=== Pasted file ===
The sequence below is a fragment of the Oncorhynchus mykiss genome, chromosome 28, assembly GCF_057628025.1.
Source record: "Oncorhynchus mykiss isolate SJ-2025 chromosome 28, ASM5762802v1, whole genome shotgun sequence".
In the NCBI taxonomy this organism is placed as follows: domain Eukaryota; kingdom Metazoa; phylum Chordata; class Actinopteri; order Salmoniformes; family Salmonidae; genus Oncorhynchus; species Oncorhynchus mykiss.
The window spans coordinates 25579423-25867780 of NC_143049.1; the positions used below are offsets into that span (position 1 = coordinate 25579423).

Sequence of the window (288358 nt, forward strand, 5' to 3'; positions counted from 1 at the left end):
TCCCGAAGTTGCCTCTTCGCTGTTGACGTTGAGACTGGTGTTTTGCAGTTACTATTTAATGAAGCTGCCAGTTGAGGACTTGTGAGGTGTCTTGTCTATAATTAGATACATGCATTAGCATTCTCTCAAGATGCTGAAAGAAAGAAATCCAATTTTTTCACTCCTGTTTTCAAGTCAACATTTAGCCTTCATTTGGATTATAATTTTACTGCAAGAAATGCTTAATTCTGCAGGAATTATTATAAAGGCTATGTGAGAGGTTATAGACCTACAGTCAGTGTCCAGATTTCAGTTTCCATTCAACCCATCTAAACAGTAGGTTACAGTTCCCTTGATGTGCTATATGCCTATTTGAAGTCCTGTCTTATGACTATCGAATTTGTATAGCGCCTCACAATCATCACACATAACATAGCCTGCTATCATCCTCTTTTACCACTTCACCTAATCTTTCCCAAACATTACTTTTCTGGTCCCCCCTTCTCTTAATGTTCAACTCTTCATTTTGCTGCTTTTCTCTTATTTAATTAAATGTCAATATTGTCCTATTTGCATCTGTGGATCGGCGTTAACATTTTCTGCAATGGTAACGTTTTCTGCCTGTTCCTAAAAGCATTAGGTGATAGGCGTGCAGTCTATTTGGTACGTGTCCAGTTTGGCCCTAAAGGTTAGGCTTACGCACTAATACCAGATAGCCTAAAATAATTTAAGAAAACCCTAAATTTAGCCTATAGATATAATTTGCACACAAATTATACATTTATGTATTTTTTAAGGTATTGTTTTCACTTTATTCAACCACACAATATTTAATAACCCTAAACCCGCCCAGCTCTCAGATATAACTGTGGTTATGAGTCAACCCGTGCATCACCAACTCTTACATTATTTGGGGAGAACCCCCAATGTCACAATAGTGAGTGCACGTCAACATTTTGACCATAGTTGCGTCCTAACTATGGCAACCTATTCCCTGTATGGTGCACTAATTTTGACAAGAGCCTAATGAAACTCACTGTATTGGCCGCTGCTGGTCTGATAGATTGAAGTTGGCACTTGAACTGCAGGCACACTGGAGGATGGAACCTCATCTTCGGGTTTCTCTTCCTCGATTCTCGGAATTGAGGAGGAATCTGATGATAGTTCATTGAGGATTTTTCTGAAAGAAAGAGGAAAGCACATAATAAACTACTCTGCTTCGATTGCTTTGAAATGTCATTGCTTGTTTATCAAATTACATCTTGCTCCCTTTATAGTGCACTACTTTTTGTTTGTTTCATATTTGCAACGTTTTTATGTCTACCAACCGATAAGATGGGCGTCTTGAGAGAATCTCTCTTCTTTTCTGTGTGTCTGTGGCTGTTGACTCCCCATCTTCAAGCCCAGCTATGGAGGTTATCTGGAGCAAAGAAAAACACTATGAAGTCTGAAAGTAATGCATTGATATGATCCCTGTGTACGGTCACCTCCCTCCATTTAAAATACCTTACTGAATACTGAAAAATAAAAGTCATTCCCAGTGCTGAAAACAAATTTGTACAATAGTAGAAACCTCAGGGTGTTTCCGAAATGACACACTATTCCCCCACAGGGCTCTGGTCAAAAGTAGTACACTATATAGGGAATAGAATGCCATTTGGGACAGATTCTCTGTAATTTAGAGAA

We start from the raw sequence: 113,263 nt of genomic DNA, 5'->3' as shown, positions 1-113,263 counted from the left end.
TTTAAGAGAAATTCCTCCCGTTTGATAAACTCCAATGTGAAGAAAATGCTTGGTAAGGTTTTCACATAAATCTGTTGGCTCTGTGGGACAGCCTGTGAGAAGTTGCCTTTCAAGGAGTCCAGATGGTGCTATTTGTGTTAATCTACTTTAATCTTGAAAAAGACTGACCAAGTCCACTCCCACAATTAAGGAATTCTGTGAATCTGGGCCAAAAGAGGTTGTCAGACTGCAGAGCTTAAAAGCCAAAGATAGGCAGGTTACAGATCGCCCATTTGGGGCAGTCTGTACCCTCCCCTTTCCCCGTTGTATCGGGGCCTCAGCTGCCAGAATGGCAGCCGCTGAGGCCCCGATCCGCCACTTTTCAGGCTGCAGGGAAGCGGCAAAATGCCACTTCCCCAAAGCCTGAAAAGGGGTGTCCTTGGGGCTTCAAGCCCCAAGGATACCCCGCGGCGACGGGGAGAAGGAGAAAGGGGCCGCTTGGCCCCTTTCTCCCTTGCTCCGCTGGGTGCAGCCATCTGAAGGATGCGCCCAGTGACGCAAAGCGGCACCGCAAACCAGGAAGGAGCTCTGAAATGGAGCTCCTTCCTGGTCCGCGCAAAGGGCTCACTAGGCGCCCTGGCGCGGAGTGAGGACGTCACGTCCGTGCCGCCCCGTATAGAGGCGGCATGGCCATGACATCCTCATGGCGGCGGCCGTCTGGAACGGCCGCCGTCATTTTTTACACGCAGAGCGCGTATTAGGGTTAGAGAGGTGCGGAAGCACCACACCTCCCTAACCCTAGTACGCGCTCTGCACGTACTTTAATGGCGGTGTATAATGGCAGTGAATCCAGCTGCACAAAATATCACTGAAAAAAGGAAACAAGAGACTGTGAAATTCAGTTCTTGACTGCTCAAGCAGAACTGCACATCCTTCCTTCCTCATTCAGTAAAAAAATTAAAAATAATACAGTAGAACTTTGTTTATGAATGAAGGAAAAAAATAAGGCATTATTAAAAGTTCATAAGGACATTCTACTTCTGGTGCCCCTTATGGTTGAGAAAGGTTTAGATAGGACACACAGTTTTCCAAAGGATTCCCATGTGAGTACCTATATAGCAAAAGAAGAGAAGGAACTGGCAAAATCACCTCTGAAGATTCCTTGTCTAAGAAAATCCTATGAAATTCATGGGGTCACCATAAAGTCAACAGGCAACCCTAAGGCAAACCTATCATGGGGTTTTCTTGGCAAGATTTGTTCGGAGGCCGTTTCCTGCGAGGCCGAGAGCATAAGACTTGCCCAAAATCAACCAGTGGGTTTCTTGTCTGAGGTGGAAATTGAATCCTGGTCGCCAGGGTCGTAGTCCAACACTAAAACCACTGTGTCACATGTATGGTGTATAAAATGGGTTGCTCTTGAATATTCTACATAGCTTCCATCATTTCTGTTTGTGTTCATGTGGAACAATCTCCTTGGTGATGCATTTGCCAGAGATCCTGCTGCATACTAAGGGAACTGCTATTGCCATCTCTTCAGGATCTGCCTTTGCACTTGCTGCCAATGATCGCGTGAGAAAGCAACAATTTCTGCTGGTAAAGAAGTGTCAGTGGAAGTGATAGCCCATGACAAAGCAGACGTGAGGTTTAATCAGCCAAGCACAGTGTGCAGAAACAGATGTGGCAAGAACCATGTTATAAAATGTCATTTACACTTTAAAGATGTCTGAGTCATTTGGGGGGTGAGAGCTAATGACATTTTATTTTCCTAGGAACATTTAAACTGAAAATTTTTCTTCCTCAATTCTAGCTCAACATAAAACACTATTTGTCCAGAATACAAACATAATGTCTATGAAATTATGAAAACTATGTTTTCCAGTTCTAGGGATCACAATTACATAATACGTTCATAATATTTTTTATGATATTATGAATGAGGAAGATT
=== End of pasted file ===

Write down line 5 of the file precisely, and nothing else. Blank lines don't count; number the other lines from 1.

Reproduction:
Sequence of the window (288358 nt, forward strand, 5' to 3'; positions counted from 1 at the left end):